Barker Shoe Co. 10th Mountain Division ski boots. Boots are dated 1943 Produced in Boston. This example has original waxed laces with metal ends. Also the wool foot bed for insulation. Goodyear heavy lugged sole provides traction when not full of snow or mud. From what I understand the original design had a flat sole, but traction was impossible so they later retrofitted these boots with the lugs. Squared off toe allows for maximum heel lift during cross-country maneuvers.
A true early-mid 1970s mountaineering boot. This Kastinger has a couple unique construction attributes. The hinged heel allows for the boot to flex without stressing putting undue stress on the boot or the wearer. Second feature that makes this boot both special and revolutionary is the stitchless injection-molded welt, which is quite a departure from the Norwegian and Goodyear welts most boots of this era used.
The gaiters seen here are a similar era (maybe a little later) The North Face nylon blend model.
Rare pair of western style Hi-Point boots by Alpinestars. We’ve all seen the mx “mad max” boots, but these are something else. Based on a pretty traditional round toe western style upper. 10.75″ shaft. Looped boot pulls at the top. Double stitched all around. Heavy duty welt attaches the beefy soles made by Skywalk for Alpinestars (also made boot soles for Vasque hiking boots) 2.25″ heel height. Hypnotic vinyl Hi-point patches stitched on. Stamped size 43. Can’t find anything on them. Not sure if they were a demo piece or what. I’d guess late 70s early 80s on the age.
I’ve been fan of Danner Boots, ever since I found my first pair. Eventually every pair I’ve come across I’ve sold, a testament to their quality and enduring nature. Earlier in the year I picked up a pair of older Danner Light 30420. Condition was less than favorable, perhaps even gone enough I wouldn’t make the $3 dollars back I’d paid for them. Being they were a good fit for me, I decided to run them through the recrafting process and see what I got back. As I sit here typing this in brand new old Danner boots, all I can say is, I’m glad I did it.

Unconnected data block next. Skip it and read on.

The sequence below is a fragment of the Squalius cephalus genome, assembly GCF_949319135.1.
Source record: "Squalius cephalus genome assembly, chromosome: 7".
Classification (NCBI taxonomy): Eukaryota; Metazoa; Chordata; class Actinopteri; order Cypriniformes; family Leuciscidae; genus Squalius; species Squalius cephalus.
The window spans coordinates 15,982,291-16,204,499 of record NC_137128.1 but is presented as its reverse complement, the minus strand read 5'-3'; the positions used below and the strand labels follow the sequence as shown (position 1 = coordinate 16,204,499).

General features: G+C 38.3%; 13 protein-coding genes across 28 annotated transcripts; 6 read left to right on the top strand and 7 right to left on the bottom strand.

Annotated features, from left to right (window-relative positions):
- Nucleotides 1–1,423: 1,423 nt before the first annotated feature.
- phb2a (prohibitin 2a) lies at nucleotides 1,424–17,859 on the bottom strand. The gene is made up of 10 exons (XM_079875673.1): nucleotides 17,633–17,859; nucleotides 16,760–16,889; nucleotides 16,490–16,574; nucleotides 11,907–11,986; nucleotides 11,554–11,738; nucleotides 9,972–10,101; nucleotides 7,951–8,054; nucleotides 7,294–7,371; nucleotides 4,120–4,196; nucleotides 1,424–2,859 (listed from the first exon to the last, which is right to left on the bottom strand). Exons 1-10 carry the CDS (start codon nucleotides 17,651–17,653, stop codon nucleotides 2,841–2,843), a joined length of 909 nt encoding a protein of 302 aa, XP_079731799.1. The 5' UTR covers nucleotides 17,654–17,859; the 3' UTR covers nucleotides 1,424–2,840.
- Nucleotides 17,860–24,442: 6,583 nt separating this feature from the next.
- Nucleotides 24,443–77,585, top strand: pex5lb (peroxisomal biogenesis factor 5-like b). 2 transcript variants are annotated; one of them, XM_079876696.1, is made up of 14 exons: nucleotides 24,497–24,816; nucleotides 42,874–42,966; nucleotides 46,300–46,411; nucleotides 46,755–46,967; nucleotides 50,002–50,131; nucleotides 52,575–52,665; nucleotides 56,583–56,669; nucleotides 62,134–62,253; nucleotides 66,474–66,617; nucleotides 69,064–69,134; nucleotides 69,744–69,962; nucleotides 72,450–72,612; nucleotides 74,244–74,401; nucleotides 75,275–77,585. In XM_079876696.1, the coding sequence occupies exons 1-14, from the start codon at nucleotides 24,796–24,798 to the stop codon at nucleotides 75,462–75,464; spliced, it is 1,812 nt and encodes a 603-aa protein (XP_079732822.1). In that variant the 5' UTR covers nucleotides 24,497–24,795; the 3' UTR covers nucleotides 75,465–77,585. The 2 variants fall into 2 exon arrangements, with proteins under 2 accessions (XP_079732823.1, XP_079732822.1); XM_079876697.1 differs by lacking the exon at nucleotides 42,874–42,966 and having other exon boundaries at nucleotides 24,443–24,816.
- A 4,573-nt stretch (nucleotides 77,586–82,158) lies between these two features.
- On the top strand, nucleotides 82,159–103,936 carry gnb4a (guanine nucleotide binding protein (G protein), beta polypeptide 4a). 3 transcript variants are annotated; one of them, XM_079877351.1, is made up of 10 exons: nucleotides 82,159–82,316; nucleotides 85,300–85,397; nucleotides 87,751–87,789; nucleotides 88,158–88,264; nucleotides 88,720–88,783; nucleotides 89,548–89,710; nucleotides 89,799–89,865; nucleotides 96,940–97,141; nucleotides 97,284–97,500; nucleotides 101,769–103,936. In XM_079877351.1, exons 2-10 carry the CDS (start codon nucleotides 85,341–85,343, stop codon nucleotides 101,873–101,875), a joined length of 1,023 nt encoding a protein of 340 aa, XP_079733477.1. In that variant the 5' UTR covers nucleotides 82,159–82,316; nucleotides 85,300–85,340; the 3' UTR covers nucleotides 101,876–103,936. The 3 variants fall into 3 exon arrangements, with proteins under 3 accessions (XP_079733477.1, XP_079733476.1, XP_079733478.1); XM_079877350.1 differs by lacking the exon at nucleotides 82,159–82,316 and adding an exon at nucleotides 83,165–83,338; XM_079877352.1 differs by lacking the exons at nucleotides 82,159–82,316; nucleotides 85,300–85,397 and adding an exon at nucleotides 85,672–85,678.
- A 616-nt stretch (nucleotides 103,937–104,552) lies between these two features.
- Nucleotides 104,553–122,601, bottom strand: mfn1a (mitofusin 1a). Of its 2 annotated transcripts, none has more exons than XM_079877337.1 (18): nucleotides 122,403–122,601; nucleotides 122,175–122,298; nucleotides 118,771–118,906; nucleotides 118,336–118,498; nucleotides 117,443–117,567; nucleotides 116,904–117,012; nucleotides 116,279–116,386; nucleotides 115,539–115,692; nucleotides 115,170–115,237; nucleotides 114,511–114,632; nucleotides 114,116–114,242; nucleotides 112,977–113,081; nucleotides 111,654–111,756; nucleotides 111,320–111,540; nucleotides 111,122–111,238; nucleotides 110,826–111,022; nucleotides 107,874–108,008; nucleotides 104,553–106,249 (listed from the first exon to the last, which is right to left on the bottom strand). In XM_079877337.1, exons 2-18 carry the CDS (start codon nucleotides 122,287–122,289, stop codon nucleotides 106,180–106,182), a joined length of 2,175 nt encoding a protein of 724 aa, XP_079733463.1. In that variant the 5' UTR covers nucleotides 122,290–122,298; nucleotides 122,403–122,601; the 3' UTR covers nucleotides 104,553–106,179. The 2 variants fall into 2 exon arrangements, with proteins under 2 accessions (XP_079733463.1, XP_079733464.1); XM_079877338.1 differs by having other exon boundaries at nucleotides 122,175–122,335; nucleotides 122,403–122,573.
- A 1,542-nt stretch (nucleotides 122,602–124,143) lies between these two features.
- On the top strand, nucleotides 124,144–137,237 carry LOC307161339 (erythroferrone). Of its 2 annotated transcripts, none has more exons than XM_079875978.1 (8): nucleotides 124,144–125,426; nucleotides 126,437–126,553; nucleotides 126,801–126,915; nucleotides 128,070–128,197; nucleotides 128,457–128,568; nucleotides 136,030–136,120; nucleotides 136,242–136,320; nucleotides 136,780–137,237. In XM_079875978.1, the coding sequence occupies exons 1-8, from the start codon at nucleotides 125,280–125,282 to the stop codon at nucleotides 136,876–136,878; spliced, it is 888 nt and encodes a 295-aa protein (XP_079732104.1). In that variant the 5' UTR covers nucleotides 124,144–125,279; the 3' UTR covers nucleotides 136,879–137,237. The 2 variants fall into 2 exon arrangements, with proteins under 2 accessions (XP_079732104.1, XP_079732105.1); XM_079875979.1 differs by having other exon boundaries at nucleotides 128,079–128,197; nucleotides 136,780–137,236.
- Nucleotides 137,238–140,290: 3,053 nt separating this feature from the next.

Forms and information on the recrafting process are easy to find and follow on the Danner site. As long as your boot has a stitch-down welt it boot should be recraftable. Simply remove the laces, insoles and send them to address provided with the form marked for appropriate servicing. If your unsure on the services your boots may need, just ask. I sent an email with questions on mine before hand to which I got a quick and friendly response. When filling out my form, I wrote in that I’d be interested in any additional service their people recommended. Basically, the heel on the boots I was sending in was a bit wonky, but I was unsure if the heel counter service would remedy it. Shortly after my boots were received I got a call from woman at Danner letting me know my heel counters were indeed broken and it was recommended I replace them, to which I gave the go-ahead. On the call I was also informed my boots had passed the waterproof test and there was no need to worry there. My call was followed by an email letting me know the queue for the process was 8 weeks. That’s about what I expected, and I was happy to wait. No less than 7 weeks later I got a friendly email letting me know my boots were on their way back to me accompanied by professional before and after pictures.